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Strong discrepancies between local temperature mapping and interpolated climatic grids in tropical mountainous agricultural landscapes

Faye E., Herrera M., Bellomo L., Silvain J.F., Dangles O.. 2014. PloS One : 11 p..

DOI: 10.1371/journal.pone.0105541

Bridging the gap between the predictions of coarse-scale climate models and the fine-scale climatic reality of species is a key issue of climate change biology research. While it is now well known that most organisms do not experience the climatic conditions recorded at weather stations, there is little information on the discrepancies between microclimates and global interpolated temperatures used in species distribution models, and their consequences for organisms' performance. To address this issue, we examined the fine-scale spatiotemporal heterogeneity in air, crop canopy and soil temperatures of agricultural landscapes in the Ecuadorian Andes and compared them to predictions of global interpolated climatic grids. Temperature time-series were measured in air, canopy and soil for 108 localities at three altitudes and analysed using Fourier transform. Discrepancies between local temperatures vs. global interpolated grids and their implications for pest performance were then mapped and analysed using GIS statistical toolbox. Our results showed that global interpolated predictions over-estimate by 77.5±10% and under-estimate by 82.1±12% local minimum and maximum air temperatures recorded in the studied grid. Additional modifications of local air temperatures were due to the thermal buffering of plant canopies (from -2.7°K during daytime to 1.3°K during night-time) and soils (from -4.9°K during daytime to 6.7°K during night-time) with a significant effect of crop phenology on the buffer effect. This discrepancies between interpolated and local temperatures strongly affected predictions of the performance of an ectothermic crop pest as interpolated temperatures predicted pest growth rates 2.3¿4.3 times lower than those predicted by local temperatures. This study provides quantitative information on the limitation of coarse-scale climate data to capture the reality of the climatic environment experienced by living organisms. In highly heterogeneous region such as tropical mountains, caution should therefore be taken when using global models to infer local-scale biological processes.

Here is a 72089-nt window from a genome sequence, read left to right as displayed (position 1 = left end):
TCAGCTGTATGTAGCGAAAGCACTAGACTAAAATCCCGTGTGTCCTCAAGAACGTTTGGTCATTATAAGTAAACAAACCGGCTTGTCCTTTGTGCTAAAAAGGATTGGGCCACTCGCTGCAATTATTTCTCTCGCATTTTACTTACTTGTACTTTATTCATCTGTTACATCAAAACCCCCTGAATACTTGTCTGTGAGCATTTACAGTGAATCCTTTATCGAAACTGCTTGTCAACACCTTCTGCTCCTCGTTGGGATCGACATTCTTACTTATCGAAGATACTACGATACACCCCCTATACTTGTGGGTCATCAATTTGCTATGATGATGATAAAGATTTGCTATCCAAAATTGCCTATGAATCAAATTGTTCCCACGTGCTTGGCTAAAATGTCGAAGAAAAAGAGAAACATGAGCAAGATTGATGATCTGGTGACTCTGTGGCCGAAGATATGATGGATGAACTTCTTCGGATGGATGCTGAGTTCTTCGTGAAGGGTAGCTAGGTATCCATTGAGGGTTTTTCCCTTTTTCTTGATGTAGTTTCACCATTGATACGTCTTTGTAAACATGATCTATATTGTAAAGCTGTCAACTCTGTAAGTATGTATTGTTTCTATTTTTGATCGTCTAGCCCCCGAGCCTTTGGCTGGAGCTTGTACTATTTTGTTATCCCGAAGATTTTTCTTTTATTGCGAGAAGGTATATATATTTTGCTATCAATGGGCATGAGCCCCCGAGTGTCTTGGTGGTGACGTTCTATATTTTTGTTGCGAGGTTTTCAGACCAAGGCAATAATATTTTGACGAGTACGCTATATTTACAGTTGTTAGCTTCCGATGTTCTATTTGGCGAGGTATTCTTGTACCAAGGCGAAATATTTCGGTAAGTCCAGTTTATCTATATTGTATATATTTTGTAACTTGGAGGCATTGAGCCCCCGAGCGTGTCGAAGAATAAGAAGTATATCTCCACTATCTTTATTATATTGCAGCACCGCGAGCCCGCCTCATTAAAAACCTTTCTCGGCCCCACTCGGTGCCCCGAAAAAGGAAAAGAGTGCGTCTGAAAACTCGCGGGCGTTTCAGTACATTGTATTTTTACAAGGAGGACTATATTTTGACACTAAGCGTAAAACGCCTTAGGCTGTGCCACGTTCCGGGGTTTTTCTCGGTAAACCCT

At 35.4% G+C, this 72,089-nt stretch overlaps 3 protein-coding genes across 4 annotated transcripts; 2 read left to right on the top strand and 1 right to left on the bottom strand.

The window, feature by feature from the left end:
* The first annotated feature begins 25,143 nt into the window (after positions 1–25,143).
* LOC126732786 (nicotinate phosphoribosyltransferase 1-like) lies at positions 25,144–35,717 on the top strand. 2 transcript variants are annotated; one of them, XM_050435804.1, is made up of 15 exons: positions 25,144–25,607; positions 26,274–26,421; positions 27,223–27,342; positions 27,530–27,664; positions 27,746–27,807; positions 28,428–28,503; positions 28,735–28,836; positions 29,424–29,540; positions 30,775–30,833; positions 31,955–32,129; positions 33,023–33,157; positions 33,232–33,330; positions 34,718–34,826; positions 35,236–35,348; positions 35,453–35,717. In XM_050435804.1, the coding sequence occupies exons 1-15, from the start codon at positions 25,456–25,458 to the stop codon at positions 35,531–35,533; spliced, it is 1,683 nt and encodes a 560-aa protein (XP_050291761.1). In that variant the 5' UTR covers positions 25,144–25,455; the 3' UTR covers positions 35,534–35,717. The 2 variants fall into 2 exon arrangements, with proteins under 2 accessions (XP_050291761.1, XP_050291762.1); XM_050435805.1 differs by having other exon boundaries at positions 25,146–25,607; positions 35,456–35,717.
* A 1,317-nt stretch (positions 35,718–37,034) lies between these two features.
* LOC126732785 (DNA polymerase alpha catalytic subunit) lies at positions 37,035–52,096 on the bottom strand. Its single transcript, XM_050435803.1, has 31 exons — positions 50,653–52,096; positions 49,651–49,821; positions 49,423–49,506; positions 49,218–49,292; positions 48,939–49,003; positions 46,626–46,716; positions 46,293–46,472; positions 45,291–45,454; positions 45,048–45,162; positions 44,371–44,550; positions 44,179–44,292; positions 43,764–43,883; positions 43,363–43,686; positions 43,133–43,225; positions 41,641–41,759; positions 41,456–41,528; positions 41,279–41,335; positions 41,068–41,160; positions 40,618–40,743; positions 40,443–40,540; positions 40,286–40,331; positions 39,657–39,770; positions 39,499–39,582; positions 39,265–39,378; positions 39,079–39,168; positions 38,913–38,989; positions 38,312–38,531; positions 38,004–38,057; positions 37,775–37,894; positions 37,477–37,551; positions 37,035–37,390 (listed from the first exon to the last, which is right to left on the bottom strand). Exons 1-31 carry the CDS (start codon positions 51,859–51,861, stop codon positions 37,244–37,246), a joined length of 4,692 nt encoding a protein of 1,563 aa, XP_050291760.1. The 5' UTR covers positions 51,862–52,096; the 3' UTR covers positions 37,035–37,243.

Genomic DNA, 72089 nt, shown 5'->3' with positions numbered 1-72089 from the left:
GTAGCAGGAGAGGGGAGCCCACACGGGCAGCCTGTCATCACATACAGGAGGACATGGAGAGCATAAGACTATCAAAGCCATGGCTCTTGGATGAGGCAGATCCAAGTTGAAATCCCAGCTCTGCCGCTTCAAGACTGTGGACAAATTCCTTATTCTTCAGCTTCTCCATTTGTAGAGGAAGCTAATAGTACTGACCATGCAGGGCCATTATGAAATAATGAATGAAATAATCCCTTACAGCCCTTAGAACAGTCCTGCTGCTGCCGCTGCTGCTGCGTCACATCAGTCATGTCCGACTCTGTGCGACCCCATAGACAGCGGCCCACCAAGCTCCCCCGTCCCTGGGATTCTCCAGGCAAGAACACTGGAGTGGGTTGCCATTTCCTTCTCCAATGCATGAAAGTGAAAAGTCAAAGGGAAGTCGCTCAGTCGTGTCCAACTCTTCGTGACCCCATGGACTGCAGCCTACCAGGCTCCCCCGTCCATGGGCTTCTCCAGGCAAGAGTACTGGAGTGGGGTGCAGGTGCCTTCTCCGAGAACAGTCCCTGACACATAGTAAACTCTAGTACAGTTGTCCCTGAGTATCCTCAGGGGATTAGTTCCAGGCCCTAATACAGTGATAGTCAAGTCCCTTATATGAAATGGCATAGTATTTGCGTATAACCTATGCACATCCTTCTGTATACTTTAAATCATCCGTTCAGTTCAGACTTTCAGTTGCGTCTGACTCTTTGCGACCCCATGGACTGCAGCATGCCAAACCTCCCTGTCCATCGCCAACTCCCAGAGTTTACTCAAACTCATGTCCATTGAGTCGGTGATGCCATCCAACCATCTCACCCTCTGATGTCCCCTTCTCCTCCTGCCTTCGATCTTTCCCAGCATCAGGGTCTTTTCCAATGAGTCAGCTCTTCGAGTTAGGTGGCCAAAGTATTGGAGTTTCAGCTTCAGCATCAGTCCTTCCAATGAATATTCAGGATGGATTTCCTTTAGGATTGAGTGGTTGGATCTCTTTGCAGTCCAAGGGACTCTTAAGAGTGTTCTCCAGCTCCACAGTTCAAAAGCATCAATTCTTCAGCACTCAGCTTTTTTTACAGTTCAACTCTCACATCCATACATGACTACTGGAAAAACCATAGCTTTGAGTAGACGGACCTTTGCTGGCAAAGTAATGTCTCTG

Mots-clés : climatologie; agriculture; terre agricole; paysage agricole; température; température ambiante; cartographie; utilisation des terres; ravageur des plantes; montagne; altitude; Équateur

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